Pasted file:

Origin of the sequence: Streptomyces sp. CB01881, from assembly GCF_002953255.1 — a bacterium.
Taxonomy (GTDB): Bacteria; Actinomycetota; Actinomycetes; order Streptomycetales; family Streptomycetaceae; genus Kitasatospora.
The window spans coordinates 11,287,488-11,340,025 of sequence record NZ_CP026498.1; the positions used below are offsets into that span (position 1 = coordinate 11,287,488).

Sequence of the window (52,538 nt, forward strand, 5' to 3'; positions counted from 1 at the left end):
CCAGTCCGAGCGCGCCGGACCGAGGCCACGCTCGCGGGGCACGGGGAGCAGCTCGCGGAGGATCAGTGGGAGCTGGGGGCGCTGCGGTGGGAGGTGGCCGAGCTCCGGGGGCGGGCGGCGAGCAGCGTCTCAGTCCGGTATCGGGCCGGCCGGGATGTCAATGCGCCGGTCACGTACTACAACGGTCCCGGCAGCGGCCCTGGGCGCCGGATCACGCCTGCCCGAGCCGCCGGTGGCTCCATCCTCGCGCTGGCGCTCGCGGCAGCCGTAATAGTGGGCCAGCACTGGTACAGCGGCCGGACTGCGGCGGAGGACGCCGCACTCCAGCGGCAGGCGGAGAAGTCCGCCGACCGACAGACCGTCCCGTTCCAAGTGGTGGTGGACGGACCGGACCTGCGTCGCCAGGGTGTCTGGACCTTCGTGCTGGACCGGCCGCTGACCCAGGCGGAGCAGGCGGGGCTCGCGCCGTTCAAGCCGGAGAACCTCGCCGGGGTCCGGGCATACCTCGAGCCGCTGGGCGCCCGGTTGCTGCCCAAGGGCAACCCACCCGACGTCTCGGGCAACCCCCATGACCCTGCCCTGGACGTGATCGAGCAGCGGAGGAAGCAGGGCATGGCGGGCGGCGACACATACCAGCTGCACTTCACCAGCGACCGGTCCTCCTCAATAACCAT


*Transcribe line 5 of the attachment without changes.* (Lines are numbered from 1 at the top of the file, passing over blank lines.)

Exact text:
CCAGTCCGAGCGCGCCGGACCGAGGCCACGCTCGCGGGGCACGGGGAGCAGCTCGCGGAGGATCAGTGGGAGCTGGGGGCGCTGCGGTGGGAGGTGGCCGAGCTCCGGGGGCGGGCGGCGAGCAGCGTCTCAGTCCGGTATCGGGCCGGCCGGGATGTCAATGCGCCGGTCACGTACTACAACGGTCCCGGCAGCGGCCCTGGGCGCCGGATCACGCCTGCCCGAGCCGCCGGTGGCTCCATCCTCGCGCTGGCGCTCGCGGCAGCCGTAATAGTGGGCCAGCACTGGTACAGCGGCCGGACTGCGGCGGAGGACGCCGCACTCCAGCGGCAGGCGGAGAAGTCCGCCGACCGACAGACCGTCCCGTTCCAAGTGGTGGTGGACGGACCGGACCTGCGTCGCCAGGGTGTCTGGACCTTCGTGCTGGACCGGCCGCTGACCCAGGCGGAGCAGGCGGGGCTCGCGCCGTTCAAGCCGGAGAACCTCGCCGGGGTCCGGGCATACCTCGAGCCGCTGGGCGCCCGGTTGCTGCCCAAGGGCAACCCACCCGACGTCTCGGGCAACCCCCATGACCCTGCCCTGGACGTGATCGAGCAGCGGAGGAAGCAGGGCATGGCGGGCGGCGACACATACCAGCTGCACTTCACCAGCGACCGGTCCTCCTCAATAACCAT